Staff received induction, training and support that ensured they could do their job well. People were supported to have maximum choice and control of their lives and staff supported them in the least restrictive way possible. People's nutritional needs were met and people were supported to have enough to eat and drink. A range of healthcare professionals visited the home to support people to maintain good health.

Staff treated people with kindness. Staff showed they genuinely cared about the people they were looking after. They respected people's privacy and dignity and encouraged people to be as independent as they could be. Visitors were welcomed and also had warm, friendly relationships with the staff.

Care plans were person centred and gave staff guidance on the care each person needed. A wide range of activities, outings and entertainment was provided and people were encouraged to follow their own interests. People and their relatives knew who to speak to if they were not happy with the service and were confident their complaints would be addressed.

There was a registered manager in post who was approachable, supportive and provided good leadership. People, staff and visitors to the home were encouraged to put forward their views about the service being provided. The quality of the care was monitored by a range of audits that were carried out regularly.

Further information is in the detailed findings below.

Inspection carried out on 19 August 2015

During a routine inspection

Conquest Lodge is registered to provide accommodation and personal care for up to 19 people. The home does not provide nursing care. The home mainly provides support for people who have a learning disability or autistic spectrum disorder and who may also have mental health needs. Accommodation is provided in four bungalows on one site. There were 19 people living at the home at the time of our inspection.

This inspection was undertaken on 19 August 2015 and was unannounced. We last inspected Conquest Lodge in June 2014. At that inspection we found the service was meeting all the essential standards that we assessed.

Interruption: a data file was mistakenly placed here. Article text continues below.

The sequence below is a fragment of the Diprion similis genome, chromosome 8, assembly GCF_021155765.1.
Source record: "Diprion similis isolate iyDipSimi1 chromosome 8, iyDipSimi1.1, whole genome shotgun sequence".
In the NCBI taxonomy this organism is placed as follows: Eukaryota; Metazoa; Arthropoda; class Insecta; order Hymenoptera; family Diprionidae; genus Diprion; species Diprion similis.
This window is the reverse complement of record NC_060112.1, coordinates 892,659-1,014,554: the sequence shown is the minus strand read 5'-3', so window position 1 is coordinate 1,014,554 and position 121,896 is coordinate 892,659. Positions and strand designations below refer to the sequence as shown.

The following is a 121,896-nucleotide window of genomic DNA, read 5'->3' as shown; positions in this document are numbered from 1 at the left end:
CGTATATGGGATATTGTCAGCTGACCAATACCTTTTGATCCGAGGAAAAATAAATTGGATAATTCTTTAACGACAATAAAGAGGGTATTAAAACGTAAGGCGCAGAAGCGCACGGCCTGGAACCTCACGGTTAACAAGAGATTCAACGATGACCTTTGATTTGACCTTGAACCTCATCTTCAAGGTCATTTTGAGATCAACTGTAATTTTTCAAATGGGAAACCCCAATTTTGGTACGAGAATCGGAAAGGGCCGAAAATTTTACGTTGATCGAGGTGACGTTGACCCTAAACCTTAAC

There was a registered manager in post at the time of this inspection. A registered manager is a person who has registered with the Care Quality Commission to manage the service. Like registered providers, they are ‘registered persons’. Registered persons have legal responsibility for meeting the requirements in the Health and Social Care Act 2008 and associated Regulations about how the service is run.

People had mental capacity assessments completed and information about their best interest decisions was well documented. Deprivation of Liberty Safeguards guidance had been followed. This meant that where people were restricted from leaving the home on their own, completed applications had been sent to the appropriate agencies to ensure people were not deprived of their liberty unlawfully.

People’s health and care needs were assessed and reviewed so that staff knew how to care for and support people in the home. People had access to a wide variety of health professionals who were requested appropriately and who provided information to maintain people’s health and wellbeing.

The risk of harm for people was reduced because staff knew how to recognise and report harm. People were supported to be as safe as possible and risk assessments had been written to give staff the information they needed to reduce risks.

Staff received an induction and were supported through regular supervision, annual appraisals and training to ensure they understood their roles and responsibilities.

People were involved in the planning and choice of the meals, snacks and drinks.

People were able, with support, to contact their friends and families when they wanted. Staff supported and encouraged people with activities and interests that they enjoyed.

People were able to raise any concerns or complaints with the staff and were confident that action would be taken. Independent advocates were available so that people could be provided with independent support.

People in the home were happy with the staff and management. People were involved in meetings, and action was taken where requests or comments had been raised regarding suggested improvements.

Inspection carried out on 13 June 2014

During a routine inspection

An adult social care inspector carried out this this inspection on 13 June 2014. The focus of the inspection was to answer five key questions; is the service safe, effective, caring, responsive and well-led?